Eco Equitable harnesses ‘the potential of business to be a force for good’

Anouk Bertner says she has always wanted to use the tools of business to accomplish a social good.

Anouk, who studied business at Concordia University, has worked for more than 10 years with social enterprises and non-profit organizations. After earning her MBA, she saw her colleagues going off into finance or management – but she saw herself taking a different path.

“I’ve always seen the potential of business to be a force for good,” says Anouk, who is close to marking her fifth year as Eco Equitable’s executive director.

Eco Equitable teaches everything from the basics of sewing to more advanced classes. Photo by Ted Simpson

The social enterprise began in 2002 with a French Catholic nun named Lucille Champagne who worked with refugees and new Canadians to begin a program that not only built people’s sewing skills, but also their social skills, helping with integration into the community.

“She saw that when people were getting together to sew, and they were working side-by-side, and they were supporting each other, then that’s really when community happened and when integration was possible,” says Anouk.

Instead of a formal course, “it was much more about getting people comfortable, getting their language skills up, creating community,” she says. “All those things that are really obvious, but are actually quite hard to put in practice.”

Now, Eco Equitable is one of 18 social enterprises and non-profits in McArthur Avenue’s Heartwood House. It offers a range of sewing courses, from beginner’s classes to pattern-making. These sewing courses are a main revenue source to support the social programming.

Eco Equitable is Ottawa’s only textile recycler, and managed to repurpose 10,175 pounds of fabric in 2017. The textiles come from a variety of places, including individual’s homes, the National Capital Commission’s flags and the G7 summit.

Eco Equitable is Ottawa’s only textile recycler. Photo by Ted Simpson

The core of Eco Equitable is its social programming, or sewing for jobs. They work with many immigrant and refugee women in the area, helping them get their skills up for the job market while also providing them with income for their work.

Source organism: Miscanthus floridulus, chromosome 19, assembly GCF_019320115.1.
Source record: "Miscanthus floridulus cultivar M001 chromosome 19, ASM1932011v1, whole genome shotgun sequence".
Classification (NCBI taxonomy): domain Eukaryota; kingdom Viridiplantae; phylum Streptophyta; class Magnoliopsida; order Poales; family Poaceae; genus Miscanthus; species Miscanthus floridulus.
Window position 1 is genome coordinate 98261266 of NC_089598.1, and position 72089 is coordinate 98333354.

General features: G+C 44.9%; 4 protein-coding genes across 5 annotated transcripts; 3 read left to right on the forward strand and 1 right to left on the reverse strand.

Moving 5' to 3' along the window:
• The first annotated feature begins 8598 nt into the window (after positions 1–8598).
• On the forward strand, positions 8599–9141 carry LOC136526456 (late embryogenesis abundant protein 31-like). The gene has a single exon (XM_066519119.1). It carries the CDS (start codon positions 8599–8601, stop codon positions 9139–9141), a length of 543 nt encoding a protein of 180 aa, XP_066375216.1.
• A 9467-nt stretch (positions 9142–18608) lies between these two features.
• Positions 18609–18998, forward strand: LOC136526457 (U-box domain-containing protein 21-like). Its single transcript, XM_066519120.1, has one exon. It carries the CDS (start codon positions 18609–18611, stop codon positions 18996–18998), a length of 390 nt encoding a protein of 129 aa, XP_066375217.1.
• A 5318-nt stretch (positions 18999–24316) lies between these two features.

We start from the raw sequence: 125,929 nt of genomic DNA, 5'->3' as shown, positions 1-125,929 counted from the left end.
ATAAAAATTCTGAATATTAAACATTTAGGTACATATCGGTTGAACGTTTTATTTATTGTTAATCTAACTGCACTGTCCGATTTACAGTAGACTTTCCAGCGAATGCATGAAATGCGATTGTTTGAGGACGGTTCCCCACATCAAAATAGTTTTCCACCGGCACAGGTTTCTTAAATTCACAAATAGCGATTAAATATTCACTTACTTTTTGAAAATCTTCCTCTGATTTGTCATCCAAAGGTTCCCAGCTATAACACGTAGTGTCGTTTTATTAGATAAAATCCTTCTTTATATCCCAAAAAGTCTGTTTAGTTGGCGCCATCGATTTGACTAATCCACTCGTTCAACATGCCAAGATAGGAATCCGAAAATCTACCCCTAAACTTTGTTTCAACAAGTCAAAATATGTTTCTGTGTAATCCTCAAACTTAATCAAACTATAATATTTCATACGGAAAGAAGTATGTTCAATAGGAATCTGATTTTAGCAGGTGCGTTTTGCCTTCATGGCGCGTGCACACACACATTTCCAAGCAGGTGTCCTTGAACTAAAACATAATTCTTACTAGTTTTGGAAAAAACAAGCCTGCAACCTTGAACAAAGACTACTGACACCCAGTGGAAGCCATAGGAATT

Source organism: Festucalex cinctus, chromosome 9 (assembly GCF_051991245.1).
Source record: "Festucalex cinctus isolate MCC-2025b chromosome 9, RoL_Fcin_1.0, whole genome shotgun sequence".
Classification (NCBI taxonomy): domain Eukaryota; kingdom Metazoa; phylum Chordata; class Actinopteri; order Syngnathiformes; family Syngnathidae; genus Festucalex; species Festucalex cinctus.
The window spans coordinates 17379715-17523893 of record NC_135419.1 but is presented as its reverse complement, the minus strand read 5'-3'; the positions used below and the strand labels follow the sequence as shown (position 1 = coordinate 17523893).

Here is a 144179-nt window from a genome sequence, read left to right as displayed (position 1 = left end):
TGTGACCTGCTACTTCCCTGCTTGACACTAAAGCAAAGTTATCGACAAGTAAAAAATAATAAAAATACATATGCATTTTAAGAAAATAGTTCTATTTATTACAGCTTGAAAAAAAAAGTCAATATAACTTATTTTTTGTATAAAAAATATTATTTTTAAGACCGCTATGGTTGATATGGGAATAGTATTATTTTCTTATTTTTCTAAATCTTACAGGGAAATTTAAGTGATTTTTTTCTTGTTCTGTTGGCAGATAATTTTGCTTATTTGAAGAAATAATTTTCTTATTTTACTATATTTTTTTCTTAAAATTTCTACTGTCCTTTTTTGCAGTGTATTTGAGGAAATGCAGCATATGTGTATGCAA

Much of the work cycles back to the community – for example, Eco Equitable makes a lot of conference bags, including bags for the G7 summit that incorporated fabric from recycled Canada 150 flags.

Anouk says Eco Equitable is getting more recognition in the wider Ottawa community – recently, it received the Community Builder of the Year award from United Way Ottawa in the category “From Poverty to Possibility.”

“There’s a lot of values-based organizations that are interested in creating products that have a story to them,” she says. “People are getting sick of mass-processed, mass-made, questionable-origin products.”

That, plus the knowledge that Eco Equitable is helping newcomers get established, makes people and businesses feel good about supporting the enterprise, she says.

Being in Vanier, where many newcomers land when they first arrive, makes sense for Eco Equitable, she says.

“I think Vanier is one of the only neighbourhoods in Ottawa that has real personality,” says Anouk, adding that its location within Heartwood House makes its community impact stronger.

“The great thing about all being co-located in a space where we all do similar work is that we can help each other,” she says. “It’s convenient and supportive.”

Eco Equitable is located in Hartwood House on McArthur Avenue, with many other social enterprises and organizations. Photo by Ted Simpson

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